In the Pittsburgh neighborhoods, bills for the $20 fee will be going out this month.

Dyda said the fee is not a "tax," but a "self-imposed assessment," created at the behest of community leaders.

The opponents said they won't pay it. Instead, they are moving ahead with a two-pronged approach to terminating the program, Sentner said.

In December 33 residents filed a lawsuit against the city and the West Pittsburgh Partnership. They claim the City Council resolution that created the program violated the due process rights of residents by failing to follow the state Neighborhood Improvement District Act of 2000.

The lawsuit also claims that a neighborhood improvement district, as defined by state law, is designed to make improvements, such as street lighting, parking lots and shrubbery, not to create a "speculative insurance program devoid of any physical improvement."

Their second effort involves trying to terminate the program through the public petition drive.

Under a provision in the state law, if 40 percent of the assessed property owners submit a petition in writing to City Council asking for the neighborhood improvement district to be terminated, council will have to hold a hearing on the merits of the request. In this case, the neighborhood improvement district and the home assurance value district are the same.

Sentner said opponents are looking for signatures from more than 40 percent.

"We are seeking a clear majority of the property owners to give weight to the request," he said, adding that the process has been a slow one.

About 22,000 people live in the communities. The city now estimates that about 7,500 households fall under the program.

Dyda said this is the first program of its type in Pennsylvania.

Opponents suspect the city is testing the waters for imposing special fees for other purposes.

Joyce Ruediger of Sheraden, an unpaid member of the newly appointed WeHav board, was involved at the ground level in developing the plan which she said enjoyed wide support among the residents.

She said Sheraden was a wonderful place to live when she moved there 11 years ago, but in subsequent years, she noticed that longtime homeowners were moving out and gangs were moving in. She said she was immediately interested when she heard the mayor talk in 2001 about the Chicago program.

Ruediger and about 30 other residents of western city neighborhoods formed a task force that spent 18 months studying whether the Chicago experience could be useful in Pittsburgh. With the support of Hertzberg and city officials, she said, they gathered 1,200 signatures from residents in the 12 communities in 2001.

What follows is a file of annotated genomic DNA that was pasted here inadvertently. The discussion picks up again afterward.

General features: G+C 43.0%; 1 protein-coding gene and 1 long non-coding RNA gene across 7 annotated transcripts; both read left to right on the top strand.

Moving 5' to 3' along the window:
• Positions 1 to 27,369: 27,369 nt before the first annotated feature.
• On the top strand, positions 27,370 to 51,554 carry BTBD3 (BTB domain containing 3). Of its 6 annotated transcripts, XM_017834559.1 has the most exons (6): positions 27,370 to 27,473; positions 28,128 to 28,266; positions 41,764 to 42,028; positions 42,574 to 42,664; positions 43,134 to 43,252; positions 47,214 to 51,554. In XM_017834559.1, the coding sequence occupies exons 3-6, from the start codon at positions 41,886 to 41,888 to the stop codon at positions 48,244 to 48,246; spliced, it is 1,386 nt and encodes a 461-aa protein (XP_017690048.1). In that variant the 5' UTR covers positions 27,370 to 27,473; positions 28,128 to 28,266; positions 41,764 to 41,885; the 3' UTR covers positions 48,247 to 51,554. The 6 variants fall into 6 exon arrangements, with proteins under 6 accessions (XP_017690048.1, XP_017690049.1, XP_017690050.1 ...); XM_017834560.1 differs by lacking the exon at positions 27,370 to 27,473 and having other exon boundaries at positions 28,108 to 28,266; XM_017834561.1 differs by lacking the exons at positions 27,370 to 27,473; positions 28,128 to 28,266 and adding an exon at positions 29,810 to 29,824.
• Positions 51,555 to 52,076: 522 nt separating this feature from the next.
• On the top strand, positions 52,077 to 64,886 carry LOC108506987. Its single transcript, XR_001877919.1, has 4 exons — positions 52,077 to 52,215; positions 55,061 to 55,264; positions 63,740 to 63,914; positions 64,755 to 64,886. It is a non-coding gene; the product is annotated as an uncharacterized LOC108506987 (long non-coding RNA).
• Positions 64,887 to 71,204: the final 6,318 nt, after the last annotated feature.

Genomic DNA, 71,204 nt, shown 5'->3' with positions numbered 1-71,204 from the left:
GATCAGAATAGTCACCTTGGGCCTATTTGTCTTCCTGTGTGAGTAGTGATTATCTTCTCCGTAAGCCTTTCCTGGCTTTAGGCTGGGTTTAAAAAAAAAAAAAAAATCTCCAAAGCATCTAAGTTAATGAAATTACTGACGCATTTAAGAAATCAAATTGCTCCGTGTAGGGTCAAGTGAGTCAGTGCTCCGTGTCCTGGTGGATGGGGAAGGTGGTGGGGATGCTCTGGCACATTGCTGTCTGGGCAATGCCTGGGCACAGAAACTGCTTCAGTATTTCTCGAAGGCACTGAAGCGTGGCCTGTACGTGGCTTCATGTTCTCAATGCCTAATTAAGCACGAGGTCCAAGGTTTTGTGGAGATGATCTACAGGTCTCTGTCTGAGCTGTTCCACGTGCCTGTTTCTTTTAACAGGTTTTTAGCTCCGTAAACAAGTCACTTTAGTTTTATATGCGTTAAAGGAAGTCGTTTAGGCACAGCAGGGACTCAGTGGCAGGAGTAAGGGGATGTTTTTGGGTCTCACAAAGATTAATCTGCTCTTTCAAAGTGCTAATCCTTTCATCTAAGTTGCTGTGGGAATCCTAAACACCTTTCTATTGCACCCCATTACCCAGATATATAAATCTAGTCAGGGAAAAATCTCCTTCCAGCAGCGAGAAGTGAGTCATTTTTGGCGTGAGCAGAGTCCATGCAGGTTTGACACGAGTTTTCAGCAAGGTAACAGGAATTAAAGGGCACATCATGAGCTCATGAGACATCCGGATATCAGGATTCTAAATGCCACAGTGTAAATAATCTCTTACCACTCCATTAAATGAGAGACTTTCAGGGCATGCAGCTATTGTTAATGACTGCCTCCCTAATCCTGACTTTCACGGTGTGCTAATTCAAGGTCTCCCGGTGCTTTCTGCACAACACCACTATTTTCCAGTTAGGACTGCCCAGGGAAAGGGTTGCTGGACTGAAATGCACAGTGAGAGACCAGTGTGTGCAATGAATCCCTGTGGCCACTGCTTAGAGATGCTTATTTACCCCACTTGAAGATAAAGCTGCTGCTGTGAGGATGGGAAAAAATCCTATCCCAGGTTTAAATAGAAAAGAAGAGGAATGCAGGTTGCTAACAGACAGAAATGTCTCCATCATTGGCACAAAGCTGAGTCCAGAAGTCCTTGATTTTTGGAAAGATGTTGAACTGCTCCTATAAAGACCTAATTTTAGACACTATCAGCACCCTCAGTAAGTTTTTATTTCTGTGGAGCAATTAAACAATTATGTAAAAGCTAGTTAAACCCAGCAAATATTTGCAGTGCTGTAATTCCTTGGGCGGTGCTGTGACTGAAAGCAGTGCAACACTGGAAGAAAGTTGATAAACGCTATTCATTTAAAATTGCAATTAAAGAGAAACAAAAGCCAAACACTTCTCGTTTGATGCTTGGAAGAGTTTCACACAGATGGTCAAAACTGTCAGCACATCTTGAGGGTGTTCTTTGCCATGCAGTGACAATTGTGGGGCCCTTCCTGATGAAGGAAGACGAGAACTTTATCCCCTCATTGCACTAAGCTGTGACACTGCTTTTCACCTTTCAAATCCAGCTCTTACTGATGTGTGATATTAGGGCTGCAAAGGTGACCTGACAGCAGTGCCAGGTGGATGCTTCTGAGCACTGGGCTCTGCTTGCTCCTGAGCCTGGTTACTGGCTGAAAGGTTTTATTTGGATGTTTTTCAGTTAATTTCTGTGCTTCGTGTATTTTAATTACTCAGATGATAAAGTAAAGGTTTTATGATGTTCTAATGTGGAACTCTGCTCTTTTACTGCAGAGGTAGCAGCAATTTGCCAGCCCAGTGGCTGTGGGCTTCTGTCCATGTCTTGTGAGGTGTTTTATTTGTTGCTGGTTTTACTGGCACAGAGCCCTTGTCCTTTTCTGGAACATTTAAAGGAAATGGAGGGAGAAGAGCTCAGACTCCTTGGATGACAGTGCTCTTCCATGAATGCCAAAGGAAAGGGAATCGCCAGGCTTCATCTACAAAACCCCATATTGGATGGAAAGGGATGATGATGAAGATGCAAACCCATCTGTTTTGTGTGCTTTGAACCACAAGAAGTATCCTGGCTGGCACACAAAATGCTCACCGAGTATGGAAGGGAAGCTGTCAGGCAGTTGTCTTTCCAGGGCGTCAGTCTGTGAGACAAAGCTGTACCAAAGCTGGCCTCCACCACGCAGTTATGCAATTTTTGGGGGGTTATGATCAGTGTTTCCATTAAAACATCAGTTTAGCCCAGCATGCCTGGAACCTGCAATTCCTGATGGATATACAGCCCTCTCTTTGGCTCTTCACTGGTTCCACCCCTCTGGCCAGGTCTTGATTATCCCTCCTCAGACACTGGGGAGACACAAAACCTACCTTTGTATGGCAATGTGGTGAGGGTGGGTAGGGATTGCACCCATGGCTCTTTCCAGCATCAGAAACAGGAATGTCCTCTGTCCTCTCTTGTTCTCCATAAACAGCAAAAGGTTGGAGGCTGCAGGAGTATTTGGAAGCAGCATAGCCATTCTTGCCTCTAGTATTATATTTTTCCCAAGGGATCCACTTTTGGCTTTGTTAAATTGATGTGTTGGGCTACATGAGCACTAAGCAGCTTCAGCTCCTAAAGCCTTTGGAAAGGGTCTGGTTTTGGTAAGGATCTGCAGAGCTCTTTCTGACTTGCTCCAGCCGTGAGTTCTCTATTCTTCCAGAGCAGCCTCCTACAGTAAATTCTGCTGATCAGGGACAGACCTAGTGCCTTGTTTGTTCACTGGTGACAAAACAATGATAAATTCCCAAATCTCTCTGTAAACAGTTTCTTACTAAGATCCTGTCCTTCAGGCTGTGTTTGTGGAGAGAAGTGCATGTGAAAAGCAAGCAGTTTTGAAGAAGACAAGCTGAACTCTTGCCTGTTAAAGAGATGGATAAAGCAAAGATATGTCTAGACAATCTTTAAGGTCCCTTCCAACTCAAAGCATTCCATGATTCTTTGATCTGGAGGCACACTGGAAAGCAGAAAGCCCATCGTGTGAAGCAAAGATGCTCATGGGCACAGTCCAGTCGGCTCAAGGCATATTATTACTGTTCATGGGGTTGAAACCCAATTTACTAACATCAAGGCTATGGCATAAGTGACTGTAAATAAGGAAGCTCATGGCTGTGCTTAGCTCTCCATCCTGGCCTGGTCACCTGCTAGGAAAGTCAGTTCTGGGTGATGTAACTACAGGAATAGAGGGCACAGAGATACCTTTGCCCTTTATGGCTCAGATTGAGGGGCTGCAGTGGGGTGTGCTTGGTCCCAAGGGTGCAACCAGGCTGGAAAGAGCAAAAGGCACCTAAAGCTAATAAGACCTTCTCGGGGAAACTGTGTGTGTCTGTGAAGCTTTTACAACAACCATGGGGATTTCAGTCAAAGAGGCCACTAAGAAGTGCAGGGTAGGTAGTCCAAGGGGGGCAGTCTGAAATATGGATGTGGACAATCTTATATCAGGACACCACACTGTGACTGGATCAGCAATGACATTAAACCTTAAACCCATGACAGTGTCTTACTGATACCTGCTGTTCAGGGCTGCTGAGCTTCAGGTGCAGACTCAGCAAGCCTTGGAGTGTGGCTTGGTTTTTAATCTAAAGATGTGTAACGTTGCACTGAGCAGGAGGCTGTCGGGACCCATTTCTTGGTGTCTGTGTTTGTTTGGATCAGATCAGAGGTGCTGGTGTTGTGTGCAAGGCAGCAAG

Opponents are challenging that figure and say many people who signed didn't really understand what was going on.

"A lot of people thought this was voluntary program," Sentner said.

In 2001, Hertzberg told the Pittsburgh Post-Gazette that the program would have to be approved by a referendum, as was done in Illinois, but that never happened.

"The problem is, it would have had to be citywide referendum," Hertzberg said last week. "The rest of council wasn't too thrilled with the idea."

Dyda said the process that led to approval of the WeHav program was completely open and public. She said a packet of materials was mailed to each household in the 12 communities, and officials had a half dozen community meetings before a full-fledged City Council hearing was held.

"The task force, on a volunteer basis, called 2,000 or 3,000 people," she said.

"I don't know anybody who got a phone call," Sentner said. "And the city meetings really revealed the outrage of the people."

Sentner said City Council members ignored some of the required steps when they passed a resolution that established the WeHav plan in July, by a 6-3 vote. Twanda Carlisle, Jim Ferlo and Sala Udin voted "no." Ferlo and Udin said residents were not sufficiently informed about the program.

Last month, Murphy provided $150,000 in startup money from his discretionary funds, Dyda said. An executive director has been hired. Administrative costs are expected to run about $75,000 a year, according to the first budget.

"The mayor continues to support the efforts of residents of the western neighborhoods to create an innovative program that will help stabilize their property values," Dyda said.


Jan Ackerman can be reached at jackerman@post-gazette.com or 412-263-1370.